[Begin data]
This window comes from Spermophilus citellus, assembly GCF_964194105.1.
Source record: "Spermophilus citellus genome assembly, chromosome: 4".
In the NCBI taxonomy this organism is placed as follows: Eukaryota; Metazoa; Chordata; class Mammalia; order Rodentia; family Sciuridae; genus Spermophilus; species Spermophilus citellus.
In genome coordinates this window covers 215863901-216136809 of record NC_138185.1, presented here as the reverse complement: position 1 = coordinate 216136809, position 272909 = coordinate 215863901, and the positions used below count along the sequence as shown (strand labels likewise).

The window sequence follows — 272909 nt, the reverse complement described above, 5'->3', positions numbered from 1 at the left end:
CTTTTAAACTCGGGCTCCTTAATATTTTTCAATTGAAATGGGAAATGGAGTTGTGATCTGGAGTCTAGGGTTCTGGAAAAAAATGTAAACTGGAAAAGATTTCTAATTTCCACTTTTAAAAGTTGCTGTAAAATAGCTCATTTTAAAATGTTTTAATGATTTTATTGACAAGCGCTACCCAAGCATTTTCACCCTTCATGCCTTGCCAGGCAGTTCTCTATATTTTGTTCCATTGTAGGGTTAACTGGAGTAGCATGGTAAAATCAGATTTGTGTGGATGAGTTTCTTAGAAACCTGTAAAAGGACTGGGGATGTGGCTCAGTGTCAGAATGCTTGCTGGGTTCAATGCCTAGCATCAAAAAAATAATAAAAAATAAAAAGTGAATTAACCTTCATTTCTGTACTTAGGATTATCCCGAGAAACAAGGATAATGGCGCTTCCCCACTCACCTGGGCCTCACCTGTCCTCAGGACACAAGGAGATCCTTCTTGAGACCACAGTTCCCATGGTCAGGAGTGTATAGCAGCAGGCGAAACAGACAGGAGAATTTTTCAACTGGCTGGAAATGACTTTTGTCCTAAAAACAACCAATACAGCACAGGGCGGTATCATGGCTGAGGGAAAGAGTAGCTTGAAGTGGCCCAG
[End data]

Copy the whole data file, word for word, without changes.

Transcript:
This window comes from Spermophilus citellus, assembly GCF_964194105.1.
Source record: "Spermophilus citellus genome assembly, chromosome: 4".
In the NCBI taxonomy this organism is placed as follows: Eukaryota; Metazoa; Chordata; class Mammalia; order Rodentia; family Sciuridae; genus Spermophilus; species Spermophilus citellus.
In genome coordinates this window covers 215863901-216136809 of record NC_138185.1, presented here as the reverse complement: position 1 = coordinate 216136809, position 272909 = coordinate 215863901, and the positions used below count along the sequence as shown (strand labels likewise).

The window sequence follows — 272909 nt, the reverse complement described above, 5'->3', positions numbered from 1 at the left end:
CTTTTAAACTCGGGCTCCTTAATATTTTTCAATTGAAATGGGAAATGGAGTTGTGATCTGGAGTCTAGGGTTCTGGAAAAAAATGTAAACTGGAAAAGATTTCTAATTTCCACTTTTAAAAGTTGCTGTAAAATAGCTCATTTTAAAATGTTTTAATGATTTTATTGACAAGCGCTACCCAAGCATTTTCACCCTTCATGCCTTGCCAGGCAGTTCTCTATATTTTGTTCCATTGTAGGGTTAACTGGAGTAGCATGGTAAAATCAGATTTGTGTGGATGAGTTTCTTAGAAACCTGTAAAAGGACTGGGGATGTGGCTCAGTGTCAGAATGCTTGCTGGGTTCAATGCCTAGCATCAAAAAAATAATAAAAAATAAAAAGTGAATTAACCTTCATTTCTGTACTTAGGATTATCCCGAGAAACAAGGATAATGGCGCTTCCCCACTCACCTGGGCCTCACCTGTCCTCAGGACACAAGGAGATCCTTCTTGAGACCACAGTTCCCATGGTCAGGAGTGTATAGCAGCAGGCGAAACAGACAGGAGAATTTTTCAACTGGCTGGAAATGACTTTTGTCCTAAAAACAACCAATACAGCACAGGGCGGTATCATGGCTGAGGGAAAGAGTAGCTTGAAGTGGCCCAG